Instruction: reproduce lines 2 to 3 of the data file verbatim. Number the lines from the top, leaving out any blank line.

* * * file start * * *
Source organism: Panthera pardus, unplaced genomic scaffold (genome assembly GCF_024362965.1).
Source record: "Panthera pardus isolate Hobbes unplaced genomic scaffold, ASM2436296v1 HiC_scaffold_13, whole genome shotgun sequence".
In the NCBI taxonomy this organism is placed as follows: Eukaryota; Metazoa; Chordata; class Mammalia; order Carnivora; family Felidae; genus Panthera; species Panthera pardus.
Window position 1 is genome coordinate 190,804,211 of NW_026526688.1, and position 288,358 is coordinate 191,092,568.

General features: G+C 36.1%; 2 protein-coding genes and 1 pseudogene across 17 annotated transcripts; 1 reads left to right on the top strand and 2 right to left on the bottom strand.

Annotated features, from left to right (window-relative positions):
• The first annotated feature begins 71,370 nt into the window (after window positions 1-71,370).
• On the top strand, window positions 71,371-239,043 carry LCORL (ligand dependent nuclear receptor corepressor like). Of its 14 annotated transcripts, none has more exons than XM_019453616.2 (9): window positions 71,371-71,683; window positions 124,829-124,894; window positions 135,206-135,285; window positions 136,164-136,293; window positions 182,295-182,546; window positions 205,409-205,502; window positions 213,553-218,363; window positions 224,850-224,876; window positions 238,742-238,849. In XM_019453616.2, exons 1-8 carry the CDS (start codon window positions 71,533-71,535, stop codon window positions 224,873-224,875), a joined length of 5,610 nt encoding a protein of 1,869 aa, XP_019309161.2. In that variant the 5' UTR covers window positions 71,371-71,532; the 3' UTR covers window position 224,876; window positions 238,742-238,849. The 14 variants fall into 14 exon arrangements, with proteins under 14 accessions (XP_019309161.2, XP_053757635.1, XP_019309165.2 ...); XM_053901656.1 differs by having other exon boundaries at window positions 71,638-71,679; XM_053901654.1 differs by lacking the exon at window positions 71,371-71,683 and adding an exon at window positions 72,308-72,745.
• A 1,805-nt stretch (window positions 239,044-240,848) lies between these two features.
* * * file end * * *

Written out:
Source record: "Panthera pardus isolate Hobbes unplaced genomic scaffold, ASM2436296v1 HiC_scaffold_13, whole genome shotgun sequence".
In the NCBI taxonomy this organism is placed as follows: Eukaryota; Metazoa; Chordata; class Mammalia; order Carnivora; family Felidae; genus Panthera; species Panthera pardus.